With the TV Everywhere model surging, NBCUniversal's new live-streaming service is the latest strand to pop loose on the ropes that tether TV programming to cable and satellite service.
NBC will start 2015 by offering around-the-clock streams of content from its national stations and local affiliates. The content will be available on mobile devices and at NBC.com.
The broadening of its TV Everywhere model is a step away from cable and satellite TV service, though it doesn't forsake them for now. Customers will need to prove that they have access to the channels through satellite or cable TV service before NBC will authorize the streaming delivery of its content.
"It's value for your subscription and the value comes from not only just being able to have access to all of our different programs, from our great suite of brands, but also in frankly through your sub ... at a time and place that is convenient to you," said Alison Moore, executive vice president of TV Everywhere for NBCUniversal.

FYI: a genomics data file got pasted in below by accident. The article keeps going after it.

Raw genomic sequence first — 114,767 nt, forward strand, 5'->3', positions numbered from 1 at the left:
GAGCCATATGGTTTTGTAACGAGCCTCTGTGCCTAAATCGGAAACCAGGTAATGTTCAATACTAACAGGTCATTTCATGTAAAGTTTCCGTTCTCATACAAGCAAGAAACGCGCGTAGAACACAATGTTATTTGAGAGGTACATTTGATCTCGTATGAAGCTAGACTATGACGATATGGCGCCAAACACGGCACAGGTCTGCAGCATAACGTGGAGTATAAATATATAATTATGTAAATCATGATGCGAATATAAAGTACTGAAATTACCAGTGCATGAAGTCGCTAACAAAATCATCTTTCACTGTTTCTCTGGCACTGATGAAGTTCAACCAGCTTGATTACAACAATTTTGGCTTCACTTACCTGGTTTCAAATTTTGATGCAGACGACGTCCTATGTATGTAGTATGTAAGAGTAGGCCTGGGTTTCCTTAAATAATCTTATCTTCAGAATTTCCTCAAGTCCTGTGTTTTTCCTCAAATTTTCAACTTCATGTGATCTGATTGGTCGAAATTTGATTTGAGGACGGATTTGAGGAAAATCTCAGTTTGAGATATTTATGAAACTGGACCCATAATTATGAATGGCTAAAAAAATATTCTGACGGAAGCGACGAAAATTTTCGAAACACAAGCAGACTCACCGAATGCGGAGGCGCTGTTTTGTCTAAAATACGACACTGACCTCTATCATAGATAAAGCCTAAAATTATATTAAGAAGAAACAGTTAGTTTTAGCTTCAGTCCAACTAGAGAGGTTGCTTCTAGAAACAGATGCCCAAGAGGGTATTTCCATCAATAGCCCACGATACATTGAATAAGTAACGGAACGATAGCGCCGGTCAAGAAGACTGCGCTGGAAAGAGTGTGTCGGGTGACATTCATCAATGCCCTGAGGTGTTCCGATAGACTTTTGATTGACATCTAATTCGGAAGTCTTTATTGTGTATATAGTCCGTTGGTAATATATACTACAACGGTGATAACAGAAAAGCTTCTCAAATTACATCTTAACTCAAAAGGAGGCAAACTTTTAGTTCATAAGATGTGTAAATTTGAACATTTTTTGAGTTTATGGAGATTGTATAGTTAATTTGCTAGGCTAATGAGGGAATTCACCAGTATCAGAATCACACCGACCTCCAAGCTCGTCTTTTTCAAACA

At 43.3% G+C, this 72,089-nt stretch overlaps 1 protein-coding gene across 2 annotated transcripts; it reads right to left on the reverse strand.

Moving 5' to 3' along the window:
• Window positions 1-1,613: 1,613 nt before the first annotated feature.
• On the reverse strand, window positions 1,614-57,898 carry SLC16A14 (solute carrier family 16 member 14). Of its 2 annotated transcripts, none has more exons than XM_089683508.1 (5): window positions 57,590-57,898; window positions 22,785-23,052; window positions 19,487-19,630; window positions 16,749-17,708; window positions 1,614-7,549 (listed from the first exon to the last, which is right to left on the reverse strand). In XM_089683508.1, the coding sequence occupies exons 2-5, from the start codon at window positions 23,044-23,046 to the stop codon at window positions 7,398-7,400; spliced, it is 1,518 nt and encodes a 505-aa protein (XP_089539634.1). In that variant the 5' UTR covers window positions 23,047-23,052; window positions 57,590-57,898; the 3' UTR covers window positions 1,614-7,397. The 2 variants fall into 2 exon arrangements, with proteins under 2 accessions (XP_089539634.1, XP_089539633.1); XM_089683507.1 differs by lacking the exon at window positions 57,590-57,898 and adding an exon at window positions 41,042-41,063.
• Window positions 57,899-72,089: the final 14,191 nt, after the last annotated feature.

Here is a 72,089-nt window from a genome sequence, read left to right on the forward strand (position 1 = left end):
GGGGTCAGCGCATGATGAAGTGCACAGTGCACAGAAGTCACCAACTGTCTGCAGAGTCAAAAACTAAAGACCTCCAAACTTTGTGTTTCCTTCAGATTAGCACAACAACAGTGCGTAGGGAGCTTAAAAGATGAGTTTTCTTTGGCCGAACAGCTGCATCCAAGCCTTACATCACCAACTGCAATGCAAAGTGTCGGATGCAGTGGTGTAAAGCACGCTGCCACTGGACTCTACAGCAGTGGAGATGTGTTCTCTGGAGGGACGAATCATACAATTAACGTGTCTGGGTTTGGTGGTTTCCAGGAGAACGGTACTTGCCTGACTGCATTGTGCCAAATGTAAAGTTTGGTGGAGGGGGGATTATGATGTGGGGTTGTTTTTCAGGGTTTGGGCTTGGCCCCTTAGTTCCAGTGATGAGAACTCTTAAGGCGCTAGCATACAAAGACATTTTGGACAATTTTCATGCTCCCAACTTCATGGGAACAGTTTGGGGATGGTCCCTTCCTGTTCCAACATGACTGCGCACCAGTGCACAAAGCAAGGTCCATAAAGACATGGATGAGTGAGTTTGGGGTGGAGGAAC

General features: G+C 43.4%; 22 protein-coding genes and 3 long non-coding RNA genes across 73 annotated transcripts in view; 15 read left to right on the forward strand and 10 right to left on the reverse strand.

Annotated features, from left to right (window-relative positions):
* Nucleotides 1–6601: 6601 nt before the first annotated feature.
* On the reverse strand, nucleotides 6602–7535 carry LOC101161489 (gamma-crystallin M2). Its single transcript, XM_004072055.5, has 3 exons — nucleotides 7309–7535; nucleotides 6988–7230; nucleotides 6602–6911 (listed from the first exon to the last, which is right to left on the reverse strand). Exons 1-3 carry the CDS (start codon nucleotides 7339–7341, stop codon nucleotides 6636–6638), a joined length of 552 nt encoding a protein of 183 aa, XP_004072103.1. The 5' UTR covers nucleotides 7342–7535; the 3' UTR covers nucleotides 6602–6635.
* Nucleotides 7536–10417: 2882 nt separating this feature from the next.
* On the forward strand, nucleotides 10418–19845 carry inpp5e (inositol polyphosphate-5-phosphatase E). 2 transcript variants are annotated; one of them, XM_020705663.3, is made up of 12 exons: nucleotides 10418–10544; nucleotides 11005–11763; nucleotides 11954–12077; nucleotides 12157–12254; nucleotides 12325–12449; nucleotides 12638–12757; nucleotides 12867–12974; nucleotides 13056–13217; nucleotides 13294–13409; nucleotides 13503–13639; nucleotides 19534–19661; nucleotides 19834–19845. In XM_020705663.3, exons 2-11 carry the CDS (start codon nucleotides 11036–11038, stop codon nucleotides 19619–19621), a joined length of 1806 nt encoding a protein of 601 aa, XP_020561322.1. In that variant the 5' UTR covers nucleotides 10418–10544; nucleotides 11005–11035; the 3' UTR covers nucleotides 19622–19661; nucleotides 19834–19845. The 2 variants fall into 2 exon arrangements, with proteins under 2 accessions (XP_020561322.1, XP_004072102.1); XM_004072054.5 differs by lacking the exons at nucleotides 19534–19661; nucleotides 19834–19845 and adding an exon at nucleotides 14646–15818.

The TV Everywhere model may add value to a consumer's subscription, but it also brings in more ad dollars to NBC and builds the infrastructure for the network for when pay TV fully breaks away from the standard model.
HBO recently announced that it was expanding its TV Everywhere model outside the reach of satellite and cable TV providers, and CBS has already launched such a service. In 2015, consumers will be able to subscribe to HBO and HBO alone for web and mobile access to all of the network's programming.
CBS's CBS All Access packages all of its national networks into an on-demand service and offers more than a dozen live streams from its local affiliates.
While NBC and others aren't coaxing consumers away from premium coax, they are helping build a sector that saw a 38 percent increase from the second quarter of 2014 to the third. In the third quarter of 2014, TV Everywhere consumption rose 108 percent year over year.
The surge of TV Everywhere and the rise of streaming media hardware covers a vision of life after satellite and cable TV have each drawn their last breath, though neither will go gently into that night. The success of HBO's standalone offering, HBO Go, and CBS All Access will play significant roles in dictating how long it will be before the balance of power shifts to the streaming of à la carte programming, as rivals will be sure to follow if those networks thrive outside of the pay TV fold.